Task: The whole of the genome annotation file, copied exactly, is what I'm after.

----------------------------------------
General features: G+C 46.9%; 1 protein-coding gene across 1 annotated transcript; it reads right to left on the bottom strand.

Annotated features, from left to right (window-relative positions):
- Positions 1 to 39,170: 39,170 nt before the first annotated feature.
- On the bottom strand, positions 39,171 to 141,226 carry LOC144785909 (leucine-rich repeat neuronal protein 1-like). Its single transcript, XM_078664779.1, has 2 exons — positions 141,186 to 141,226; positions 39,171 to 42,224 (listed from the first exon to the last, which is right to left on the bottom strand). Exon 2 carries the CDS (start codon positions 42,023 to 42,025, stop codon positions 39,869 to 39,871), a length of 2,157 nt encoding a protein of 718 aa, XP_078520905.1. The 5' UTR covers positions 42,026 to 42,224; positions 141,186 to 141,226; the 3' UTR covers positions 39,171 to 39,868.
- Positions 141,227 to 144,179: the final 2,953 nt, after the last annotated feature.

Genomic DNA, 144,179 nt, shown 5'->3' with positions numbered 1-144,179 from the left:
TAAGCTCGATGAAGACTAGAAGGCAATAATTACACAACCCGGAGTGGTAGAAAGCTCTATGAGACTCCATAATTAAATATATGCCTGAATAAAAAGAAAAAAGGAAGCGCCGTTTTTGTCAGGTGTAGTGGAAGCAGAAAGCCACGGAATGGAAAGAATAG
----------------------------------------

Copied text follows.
General features: G+C 46.9%; 1 protein-coding gene across 1 annotated transcript; it reads right to left on the bottom strand.

Annotated features, from left to right (window-relative positions):
- Positions 1 to 39,170: 39,170 nt before the first annotated feature.
- On the bottom strand, positions 39,171 to 141,226 carry LOC144785909 (leucine-rich repeat neuronal protein 1-like). Its single transcript, XM_078664779.1, has 2 exons — positions 141,186 to 141,226; positions 39,171 to 42,224 (listed from the first exon to the last, which is right to left on the bottom strand). Exon 2 carries the CDS (start codon positions 42,023 to 42,025, stop codon positions 39,869 to 39,871), a length of 2,157 nt encoding a protein of 718 aa, XP_078520905.1. The 5' UTR covers positions 42,026 to 42,224; positions 141,186 to 141,226; the 3' UTR covers positions 39,171 to 39,868.
- Positions 141,227 to 144,179: the final 2,953 nt, after the last annotated feature.

Genomic DNA, 144,179 nt, shown 5'->3' with positions numbered 1-144,179 from the left:
TAAGCTCGATGAAGACTAGAAGGCAATAATTACACAACCCGGAGTGGTAGAAAGCTCTATGAGACTCCATAATTAAATATATGCCTGAATAAAAAGAAAAAAGGAAGCGCCGTTTTTGTCAGGTGTAGTGGAAGCAGAAAGCCACGGAATGGAAAGAATAG